The Importance of Being Earnest
The Tower Theatre
Reviewed – 6th January 2020
“occasionally bewilders and sometimes misses both mark and humour, but is never less than fascinating and intensely real”
A quintessentially English play is being given a fascinating and refreshingly cosmopolitan spin at the Tower Theatre with Pan Productions’ new take on the Oscar Wilde classic The Importance of Being Earnest – played by immigrants.
The play is a comedy in which the leading characters create false identities in order to escape familial and social responsibilities. So it doesn’t take a huge leap of imagination to comprehend the thinking behind the enterprising company bringing people from different cultures and languages together to explore what it means to be from somewhere else and answer the question of “who am I?” rather than “where am I from?”
It is a decidedly ambitious project for a group of actors and creatives who spoke their first words in different languages but have made the UK their home.
As the audience enters they are greeted by the characters frozen on stage, occasionally twitching as though waiting to be brought back to life. It is the “Maid” (Nea Cornér) who awakens them and indeed she is at the core of what the production is aiming to do. Cornér moves silently around the foyer in character before the show starts, observing and assessing the audience. In the play she is the two butlers, Lane and Merriman, who Wilde uses to expose the shortcomings of the ridiculous upper class; here, although given few lines, she is the most confident when performing in English (she opens the play by faultlessly quoting Hamlet’s “to be or not to be” soliloquy) and it is she who corrects the actors when they slip into their own language or mispronounce words. Oddly, and often distractingly, she also capers around in the background during other scenes, which is increasingly mystifying.
The concept of “foreigners” performing stereotypical English roles is something Swiss-Turkish director Aylin Bozok enjoys playing with. The slight problem here is that each of the actors is clearly eminently capable of understanding Wilde’s words and characters and indeed they all do it rather well, which means that some of the rationale of the whole production is lost, as we don’t ever truly believe they are out of their comfort zone.
There are some exceptionally strong performances from the multicultural cast. Rarely has the character of Lady Bracknell been so rounded as Ece Özdemiroğlu skilfully suggests a snooty aristocrat who has risen through the classes, desperate to ensure her relatives achieve a social standing that she was not born to.
The leading romantic quartet of the piece is a delight, their awkwardness in matters of the heart reflecting their supposed discomfort with the play as actors. Louis Pottier Arniaud and Duncan Rowe play Jack and Algie as though to the comedy of manners born, while Pinar Öğün and Glykeria Dimou come closest to making us believe their uncomfortable vulnerability as a Turkish and Greek born duo respectively playing Gwendolen and Cecily.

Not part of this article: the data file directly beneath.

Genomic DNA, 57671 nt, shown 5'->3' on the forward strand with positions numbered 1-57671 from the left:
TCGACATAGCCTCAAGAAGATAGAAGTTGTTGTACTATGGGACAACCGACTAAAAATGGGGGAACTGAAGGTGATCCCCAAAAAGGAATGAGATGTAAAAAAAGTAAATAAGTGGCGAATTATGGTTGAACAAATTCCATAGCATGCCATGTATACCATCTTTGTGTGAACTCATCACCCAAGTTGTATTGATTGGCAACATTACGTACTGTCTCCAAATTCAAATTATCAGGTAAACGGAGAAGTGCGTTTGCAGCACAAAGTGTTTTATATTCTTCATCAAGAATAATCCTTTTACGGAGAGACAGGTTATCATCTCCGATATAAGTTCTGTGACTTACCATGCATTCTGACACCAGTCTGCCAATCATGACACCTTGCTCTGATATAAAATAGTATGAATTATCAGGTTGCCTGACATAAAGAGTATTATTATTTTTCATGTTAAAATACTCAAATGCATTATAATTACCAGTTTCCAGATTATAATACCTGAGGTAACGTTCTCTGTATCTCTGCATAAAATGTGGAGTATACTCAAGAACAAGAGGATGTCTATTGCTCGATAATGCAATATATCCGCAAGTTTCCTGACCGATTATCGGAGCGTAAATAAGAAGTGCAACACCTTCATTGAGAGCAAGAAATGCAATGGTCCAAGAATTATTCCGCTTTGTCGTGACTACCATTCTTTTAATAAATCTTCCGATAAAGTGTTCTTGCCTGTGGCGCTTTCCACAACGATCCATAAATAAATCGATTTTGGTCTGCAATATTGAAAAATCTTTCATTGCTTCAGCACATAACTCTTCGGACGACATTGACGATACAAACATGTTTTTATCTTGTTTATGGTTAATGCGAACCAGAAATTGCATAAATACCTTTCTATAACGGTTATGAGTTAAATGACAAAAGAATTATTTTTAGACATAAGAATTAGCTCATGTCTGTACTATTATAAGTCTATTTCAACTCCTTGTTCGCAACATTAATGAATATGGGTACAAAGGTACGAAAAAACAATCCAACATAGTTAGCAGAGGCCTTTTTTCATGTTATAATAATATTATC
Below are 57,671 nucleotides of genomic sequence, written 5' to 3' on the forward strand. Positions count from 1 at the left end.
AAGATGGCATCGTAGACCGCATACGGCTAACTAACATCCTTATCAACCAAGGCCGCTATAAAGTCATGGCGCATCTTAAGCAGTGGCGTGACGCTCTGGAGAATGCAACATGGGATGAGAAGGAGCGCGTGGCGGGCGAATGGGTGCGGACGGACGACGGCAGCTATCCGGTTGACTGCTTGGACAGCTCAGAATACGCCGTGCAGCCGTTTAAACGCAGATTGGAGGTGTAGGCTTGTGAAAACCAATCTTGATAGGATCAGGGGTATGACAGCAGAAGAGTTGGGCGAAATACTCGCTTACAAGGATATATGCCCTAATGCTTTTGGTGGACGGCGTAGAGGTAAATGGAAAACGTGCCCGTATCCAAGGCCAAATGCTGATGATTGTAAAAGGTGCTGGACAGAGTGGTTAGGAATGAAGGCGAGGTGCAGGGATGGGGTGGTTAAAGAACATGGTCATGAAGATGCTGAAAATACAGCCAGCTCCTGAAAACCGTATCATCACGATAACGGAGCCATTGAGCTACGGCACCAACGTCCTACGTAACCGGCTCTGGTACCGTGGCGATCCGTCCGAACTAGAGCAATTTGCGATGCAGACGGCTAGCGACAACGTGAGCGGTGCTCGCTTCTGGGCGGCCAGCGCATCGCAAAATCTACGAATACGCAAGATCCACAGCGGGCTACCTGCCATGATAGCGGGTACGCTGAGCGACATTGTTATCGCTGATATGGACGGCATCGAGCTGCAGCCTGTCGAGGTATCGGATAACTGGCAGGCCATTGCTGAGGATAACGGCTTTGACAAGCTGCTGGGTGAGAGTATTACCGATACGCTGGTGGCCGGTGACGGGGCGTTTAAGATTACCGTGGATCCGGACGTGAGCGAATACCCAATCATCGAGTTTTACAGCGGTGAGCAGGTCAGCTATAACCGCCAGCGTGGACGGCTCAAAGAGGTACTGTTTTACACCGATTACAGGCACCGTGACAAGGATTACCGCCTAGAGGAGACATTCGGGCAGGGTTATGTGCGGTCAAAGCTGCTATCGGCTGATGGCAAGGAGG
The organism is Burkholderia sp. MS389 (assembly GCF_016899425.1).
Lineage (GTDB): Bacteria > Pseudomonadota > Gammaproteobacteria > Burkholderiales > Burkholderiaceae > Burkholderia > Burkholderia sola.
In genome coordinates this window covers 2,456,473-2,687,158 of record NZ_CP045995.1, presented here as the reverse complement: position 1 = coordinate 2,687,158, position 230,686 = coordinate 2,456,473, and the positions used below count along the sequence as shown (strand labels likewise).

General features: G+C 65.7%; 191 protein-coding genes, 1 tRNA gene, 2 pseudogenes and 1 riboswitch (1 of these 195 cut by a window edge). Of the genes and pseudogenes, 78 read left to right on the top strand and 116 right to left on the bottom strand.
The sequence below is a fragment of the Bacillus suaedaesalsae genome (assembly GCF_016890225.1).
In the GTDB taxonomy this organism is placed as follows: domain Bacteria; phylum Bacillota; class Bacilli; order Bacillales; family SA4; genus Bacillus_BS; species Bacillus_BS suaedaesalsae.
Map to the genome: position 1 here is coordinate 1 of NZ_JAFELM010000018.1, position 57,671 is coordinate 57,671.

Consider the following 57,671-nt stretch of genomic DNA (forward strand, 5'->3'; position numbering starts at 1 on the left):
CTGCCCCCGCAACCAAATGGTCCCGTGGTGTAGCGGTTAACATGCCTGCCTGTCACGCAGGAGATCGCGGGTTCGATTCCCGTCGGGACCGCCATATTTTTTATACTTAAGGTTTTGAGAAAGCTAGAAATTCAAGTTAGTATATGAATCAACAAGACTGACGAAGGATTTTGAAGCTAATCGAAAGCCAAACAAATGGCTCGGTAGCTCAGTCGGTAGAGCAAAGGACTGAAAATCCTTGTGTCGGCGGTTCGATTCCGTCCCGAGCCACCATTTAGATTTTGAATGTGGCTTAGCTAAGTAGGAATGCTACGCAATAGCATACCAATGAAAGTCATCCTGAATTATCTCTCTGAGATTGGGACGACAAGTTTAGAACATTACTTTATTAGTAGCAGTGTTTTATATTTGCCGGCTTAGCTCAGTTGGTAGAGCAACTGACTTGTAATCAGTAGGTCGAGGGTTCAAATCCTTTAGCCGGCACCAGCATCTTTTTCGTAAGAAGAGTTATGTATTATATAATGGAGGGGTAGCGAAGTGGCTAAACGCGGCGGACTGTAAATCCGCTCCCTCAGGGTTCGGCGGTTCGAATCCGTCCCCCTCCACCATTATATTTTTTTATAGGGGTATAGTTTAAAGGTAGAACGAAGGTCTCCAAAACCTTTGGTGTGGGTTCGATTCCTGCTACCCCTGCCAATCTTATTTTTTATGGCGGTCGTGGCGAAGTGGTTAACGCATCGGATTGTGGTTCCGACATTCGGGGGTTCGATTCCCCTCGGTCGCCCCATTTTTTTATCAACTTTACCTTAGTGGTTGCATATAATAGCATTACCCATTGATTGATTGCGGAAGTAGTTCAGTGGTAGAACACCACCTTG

Serpil Delice (as a strait-laced Miss Prism) and Irem Çavuşoğlu (Rev. Chasuble) complete the hard-working cast and add to the idea of identities being created and adapgted through private and public personas.
Bozok has also designed this production, a simple set on a large performing area consisting of a sofa, a bench and carpets, suggesting that this represents the expectations of a comedy about the elite by those unfamiliar with it. The black and white costumes also suggest a confinement of the actors’ creativity.
Sound (Neil McKeown) and lighting (Morgan Richards) are notably well-designed, sometimes enhancing a mood, occasionally standing in startling contrast to it.
Oscar Wilde once said, “I love acting. It is so much more real than life.” This production of The Importance of Being Earnest rediscovers, reinvents and reconstructs the text and story in a way that occasionally bewilders and sometimes misses both mark and humour, but is never less than fascinating and intensely real.
Reviewed by David Guest
Photography by Pozi Pyraz Saroglu
The Importance of Being Earnest
The Tower Theatre until 18th January
Previously reviewed at this venue:
To Kill a Mockingbird | ★★★½ | October 2018
Table | ★★★★ | November 2018
The Seagull | ★★★ | November 2018
Talk Radio | ★★★½ | March 2019
Happy Days | ★★★★★ | April 2019
Little Light | ★★★ | June 2019
The Beauty Queen Of Leenane | ★★★★ | November 2019
Click here to see our most recent reviews